The Start Collecting series takes its first steps into the Batman Miniature Game with the Demon’s Heir Bat-Box. Lured in by the beautiful miniatures produced by Knight Models. Start Collecting is a series for beginner gamers, starting out in the world of wargames, possibly with some experience in other tabletop games, video games, or no related experience at all. Maybe you have experience in other wargames but don’t know where to get started with a new system. Regardless of your experience, knowledge, or even who you are as a person, Start Collecting is for you. Wargaming and tabletop games are for everyone and our aim is to break down any barriers to entry, so join us and start collecting.


Our Start Collecting journey originally started with Warhammer 40,000 and Infinity, but the sheer volume of other fantastic tabletop miniatures games have led us to continue our journey into other systems. We were initially attracted to the Batman Miniature Game by the sheer quality of the miniatures themselves. Rather than be obvious and start our journey with Batman himself, or with one of the major villains, we decided to start with the brand new League of Assassins’ Demon’s Heir Bat-Box, because, well, ninjas.

There are several ways into the Batman Miniature Game, and we’ll cover them in future articles, but for now, we wanted to explore our first steps in the game with a force straight out of the box.

The Demon’s Heir Bat-Box contains 7 miniatures, an objective marker, a quickstart rulebook and a League Assassin guide.

The League of Assassins are a shadowy agency and the Demon’s Heir Bat-Box gives you access to Talia Al Ghul, the daughter of the League’s leader, Cheshire, an deadly assassin, The Heretic, a clone of the son of Batman and Talia Al Ghul and 4 Hassassin’s.

The Demon’s Heir miniatures look awesome once they’re together. Putting them together does require a degree of hobby skill from the start. There is a lot of excess resin on the initial miniatures that needs to be trimmed off and then filed or cut to avoid lines from the moulding process showing on them. Once all the pieces are cleaned up, some of parts are small and detailed, so can be fiddly to piece together. Talia Al Ghul comes with a scenic base of some stairs that she is striding down. Her feet are on different steps, so she needs to be glued together, whilst gluing her to the base to ensure her legs are spaced correctly. If you’ve got some experience with miniatures, then putting these together won’t be difficult, but if this is your first time, be prepared to take it slowly to make sure they’re constructed properly, as any snapped parts can be difficult to fix.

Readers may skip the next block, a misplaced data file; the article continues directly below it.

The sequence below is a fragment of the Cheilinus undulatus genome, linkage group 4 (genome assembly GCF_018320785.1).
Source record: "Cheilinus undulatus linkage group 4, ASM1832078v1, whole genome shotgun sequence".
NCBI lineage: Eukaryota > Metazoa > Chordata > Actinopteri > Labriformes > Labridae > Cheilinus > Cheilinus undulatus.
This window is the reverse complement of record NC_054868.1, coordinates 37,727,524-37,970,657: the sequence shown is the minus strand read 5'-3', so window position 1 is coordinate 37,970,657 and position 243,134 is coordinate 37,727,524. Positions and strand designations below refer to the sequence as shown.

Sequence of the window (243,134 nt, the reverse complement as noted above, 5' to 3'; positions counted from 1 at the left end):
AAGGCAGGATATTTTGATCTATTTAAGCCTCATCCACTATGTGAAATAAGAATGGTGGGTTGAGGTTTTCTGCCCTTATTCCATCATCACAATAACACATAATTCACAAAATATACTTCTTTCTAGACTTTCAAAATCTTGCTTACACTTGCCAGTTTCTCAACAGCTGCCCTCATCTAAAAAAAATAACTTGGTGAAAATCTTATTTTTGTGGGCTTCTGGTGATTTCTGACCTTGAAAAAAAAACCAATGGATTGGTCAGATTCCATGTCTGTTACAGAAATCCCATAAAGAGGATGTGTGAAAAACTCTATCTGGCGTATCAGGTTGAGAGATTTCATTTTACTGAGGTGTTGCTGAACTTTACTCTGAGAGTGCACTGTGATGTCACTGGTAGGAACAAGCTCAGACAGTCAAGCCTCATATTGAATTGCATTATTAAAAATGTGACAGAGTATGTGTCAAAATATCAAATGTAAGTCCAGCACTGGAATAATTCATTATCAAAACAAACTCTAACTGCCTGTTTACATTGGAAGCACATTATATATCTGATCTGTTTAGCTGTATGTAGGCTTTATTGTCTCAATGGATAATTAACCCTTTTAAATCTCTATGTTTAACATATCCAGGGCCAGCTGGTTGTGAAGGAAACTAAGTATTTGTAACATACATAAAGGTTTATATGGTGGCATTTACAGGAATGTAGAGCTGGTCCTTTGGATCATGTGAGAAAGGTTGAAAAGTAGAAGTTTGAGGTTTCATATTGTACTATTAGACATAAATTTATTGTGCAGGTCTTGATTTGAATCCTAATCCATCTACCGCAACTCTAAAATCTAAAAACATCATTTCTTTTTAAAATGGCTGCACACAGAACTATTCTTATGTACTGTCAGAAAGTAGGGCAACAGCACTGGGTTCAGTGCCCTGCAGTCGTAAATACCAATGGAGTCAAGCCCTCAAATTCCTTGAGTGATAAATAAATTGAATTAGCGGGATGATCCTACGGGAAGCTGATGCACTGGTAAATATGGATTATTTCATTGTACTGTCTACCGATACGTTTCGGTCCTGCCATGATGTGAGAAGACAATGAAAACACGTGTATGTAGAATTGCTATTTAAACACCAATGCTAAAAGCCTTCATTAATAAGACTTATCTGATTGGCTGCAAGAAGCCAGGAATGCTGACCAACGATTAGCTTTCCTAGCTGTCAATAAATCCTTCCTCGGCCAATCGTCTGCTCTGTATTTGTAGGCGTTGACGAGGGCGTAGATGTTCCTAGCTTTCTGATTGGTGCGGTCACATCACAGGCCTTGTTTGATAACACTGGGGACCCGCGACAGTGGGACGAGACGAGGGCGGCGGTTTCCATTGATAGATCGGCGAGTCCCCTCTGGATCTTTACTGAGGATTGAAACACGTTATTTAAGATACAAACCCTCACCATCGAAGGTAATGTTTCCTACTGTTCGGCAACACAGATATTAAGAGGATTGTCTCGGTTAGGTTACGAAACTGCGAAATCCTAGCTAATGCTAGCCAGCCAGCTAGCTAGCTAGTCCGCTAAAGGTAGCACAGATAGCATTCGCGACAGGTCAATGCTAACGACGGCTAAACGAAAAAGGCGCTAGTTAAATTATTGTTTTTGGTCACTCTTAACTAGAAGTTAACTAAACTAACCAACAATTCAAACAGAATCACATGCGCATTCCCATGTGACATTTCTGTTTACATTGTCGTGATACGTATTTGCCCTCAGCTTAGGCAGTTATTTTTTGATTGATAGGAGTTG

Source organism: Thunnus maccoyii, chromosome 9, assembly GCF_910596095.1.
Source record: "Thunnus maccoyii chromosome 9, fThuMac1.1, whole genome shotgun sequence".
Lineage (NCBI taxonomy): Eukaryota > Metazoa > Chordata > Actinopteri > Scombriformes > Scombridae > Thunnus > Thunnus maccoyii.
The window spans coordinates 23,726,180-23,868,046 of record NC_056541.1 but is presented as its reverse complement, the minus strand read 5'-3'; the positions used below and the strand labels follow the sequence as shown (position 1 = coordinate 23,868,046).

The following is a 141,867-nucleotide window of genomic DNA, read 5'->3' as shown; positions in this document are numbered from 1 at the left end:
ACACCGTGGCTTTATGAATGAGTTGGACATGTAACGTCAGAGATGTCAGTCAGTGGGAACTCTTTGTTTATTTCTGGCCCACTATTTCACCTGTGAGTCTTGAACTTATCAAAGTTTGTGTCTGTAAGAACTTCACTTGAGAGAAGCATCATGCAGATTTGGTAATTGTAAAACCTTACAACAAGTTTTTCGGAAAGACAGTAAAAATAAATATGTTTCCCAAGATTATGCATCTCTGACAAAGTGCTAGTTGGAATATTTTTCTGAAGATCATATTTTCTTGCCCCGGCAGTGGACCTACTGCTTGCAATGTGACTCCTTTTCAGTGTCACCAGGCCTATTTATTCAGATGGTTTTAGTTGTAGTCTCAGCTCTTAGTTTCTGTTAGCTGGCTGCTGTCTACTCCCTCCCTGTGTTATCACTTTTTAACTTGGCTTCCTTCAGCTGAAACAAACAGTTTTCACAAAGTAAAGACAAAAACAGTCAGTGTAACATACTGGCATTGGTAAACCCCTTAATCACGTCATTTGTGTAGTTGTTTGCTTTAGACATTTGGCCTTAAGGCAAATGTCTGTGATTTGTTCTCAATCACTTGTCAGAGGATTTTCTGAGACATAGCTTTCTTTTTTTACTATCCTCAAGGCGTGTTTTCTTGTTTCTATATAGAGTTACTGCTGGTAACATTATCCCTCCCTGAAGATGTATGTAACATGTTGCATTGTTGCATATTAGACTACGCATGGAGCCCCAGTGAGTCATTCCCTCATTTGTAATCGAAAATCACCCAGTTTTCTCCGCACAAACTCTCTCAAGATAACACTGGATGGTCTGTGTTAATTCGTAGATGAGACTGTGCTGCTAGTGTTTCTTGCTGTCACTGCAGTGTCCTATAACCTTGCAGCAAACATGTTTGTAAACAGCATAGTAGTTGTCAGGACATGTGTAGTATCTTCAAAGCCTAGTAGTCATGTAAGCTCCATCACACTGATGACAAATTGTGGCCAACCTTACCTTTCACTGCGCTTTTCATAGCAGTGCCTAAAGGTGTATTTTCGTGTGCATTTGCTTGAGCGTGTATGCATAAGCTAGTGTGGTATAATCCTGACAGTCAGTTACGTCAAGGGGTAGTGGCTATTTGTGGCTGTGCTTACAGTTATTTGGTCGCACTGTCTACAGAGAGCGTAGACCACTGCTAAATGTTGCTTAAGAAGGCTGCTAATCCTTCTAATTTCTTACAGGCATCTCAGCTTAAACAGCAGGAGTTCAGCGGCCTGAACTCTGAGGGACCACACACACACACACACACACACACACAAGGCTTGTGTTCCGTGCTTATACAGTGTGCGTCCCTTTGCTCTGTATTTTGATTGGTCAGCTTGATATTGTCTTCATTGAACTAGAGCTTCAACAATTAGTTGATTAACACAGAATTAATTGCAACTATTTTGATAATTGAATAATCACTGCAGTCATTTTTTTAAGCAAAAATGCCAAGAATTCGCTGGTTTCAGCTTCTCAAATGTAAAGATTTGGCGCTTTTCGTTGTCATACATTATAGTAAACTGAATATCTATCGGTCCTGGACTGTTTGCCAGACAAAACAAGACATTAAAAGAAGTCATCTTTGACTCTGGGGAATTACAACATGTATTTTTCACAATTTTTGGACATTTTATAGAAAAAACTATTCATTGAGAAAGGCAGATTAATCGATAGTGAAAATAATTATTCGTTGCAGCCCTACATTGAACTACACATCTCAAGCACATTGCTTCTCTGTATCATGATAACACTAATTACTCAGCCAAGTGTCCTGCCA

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Talia Al Ghul’s character card from the Batman Miniature Game.

The Quickstart rulebook is an eight-page A5 rulebook that is used in conjunction with the League Assassin guide. The League Assassin guide has a scenario that is perfect for playing against an opponent with another Bat-Box. It also includes some additional rules unique to the miniatures in the box.

The Quickstart rulebook is very easy to understand and play with, it does have some written errors that will make you read-over those parts of the rules a second time, but they’re all very straight-forward to understand despite this. Once the scenario is set up and miniatures are deployed, players take turns activating their individual characters.

Each hero or villain has a number of action points they can allocate each turn, these points are used to move, attack, defend or carry out special actions. Each character also has a max limit for assigning action points, Talia Al Ghul for example gets 8 action points, and can spend a maximum of 3 in movement and special, and 4 in attack and defense. You could put 2 action points in all four, 4 action points in both attack and defense or any other combination of 8 action points.

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The League take on Gorilla Grodd in the Batman Miniature Game.

The core of the experience of the beginner Batman Miniature Game sessions are about finding the right balance of use for these action points. If you go all-in on attack and movement, it could leave you vulnerable to a counter-attack, but if you don’t, you could lose out on an opportunity to remove an enemy.

Attacks are made by rolling a number of attack dice equal to the action points you spent for close combat attacks. Or by spending 2 action points to make a single ranged attack, where you roll as many dice as your weapons rate of fire. Hits occur if any rolls are above the target’s defense value. Close combat attacks can be blocked by spending defense action points, and ranged attacks have a chance of missing if there is any scenery or other miniatures in the line of fire. Any hits not blocked get a roll against the strength of the attacker, or the attacker’s weapon strength in the case of a ranged attack. Any rolls above the strength value deal damage to their target. All characters can take an amount of damage equal to their endurance value. When it’s reached, they are knocked out, if stun damage has been dealt, or removed, if injury damage has been dealt.